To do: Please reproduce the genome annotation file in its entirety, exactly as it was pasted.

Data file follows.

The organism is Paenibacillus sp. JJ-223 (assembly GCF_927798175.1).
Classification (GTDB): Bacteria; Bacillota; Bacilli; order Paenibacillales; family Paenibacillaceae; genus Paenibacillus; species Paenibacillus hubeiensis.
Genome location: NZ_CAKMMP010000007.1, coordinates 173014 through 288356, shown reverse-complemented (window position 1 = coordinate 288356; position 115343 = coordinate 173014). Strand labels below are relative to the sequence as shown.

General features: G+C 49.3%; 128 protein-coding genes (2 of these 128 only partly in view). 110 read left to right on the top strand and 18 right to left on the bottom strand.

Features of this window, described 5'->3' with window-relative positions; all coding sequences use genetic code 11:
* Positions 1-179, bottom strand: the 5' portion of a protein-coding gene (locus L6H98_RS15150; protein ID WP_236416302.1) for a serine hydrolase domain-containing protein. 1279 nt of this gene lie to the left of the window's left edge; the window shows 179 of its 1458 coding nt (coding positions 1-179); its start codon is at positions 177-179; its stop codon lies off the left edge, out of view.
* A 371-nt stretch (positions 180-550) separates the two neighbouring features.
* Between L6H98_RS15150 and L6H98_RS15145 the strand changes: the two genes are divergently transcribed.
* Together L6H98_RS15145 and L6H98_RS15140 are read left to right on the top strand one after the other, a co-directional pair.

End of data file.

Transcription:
The organism is Paenibacillus sp. JJ-223 (assembly GCF_927798175.1).
Classification (GTDB): Bacteria; Bacillota; Bacilli; order Paenibacillales; family Paenibacillaceae; genus Paenibacillus; species Paenibacillus hubeiensis.
Genome location: NZ_CAKMMP010000007.1, coordinates 173014 through 288356, shown reverse-complemented (window position 1 = coordinate 288356; position 115343 = coordinate 173014). Strand labels below are relative to the sequence as shown.

General features: G+C 49.3%; 128 protein-coding genes (2 of these 128 only partly in view). 110 read left to right on the top strand and 18 right to left on the bottom strand.

Features of this window, described 5'->3' with window-relative positions; all coding sequences use genetic code 11:
* Positions 1-179, bottom strand: the 5' portion of a protein-coding gene (locus L6H98_RS15150; protein ID WP_236416302.1) for a serine hydrolase domain-containing protein. 1279 nt of this gene lie to the left of the window's left edge; the window shows 179 of its 1458 coding nt (coding positions 1-179); its start codon is at positions 177-179; its stop codon lies off the left edge, out of view.
* A 371-nt stretch (positions 180-550) separates the two neighbouring features.
* Between L6H98_RS15150 and L6H98_RS15145 the strand changes: the two genes are divergently transcribed.
* Together L6H98_RS15145 and L6H98_RS15140 are read left to right on the top strand one after the other, a co-directional pair.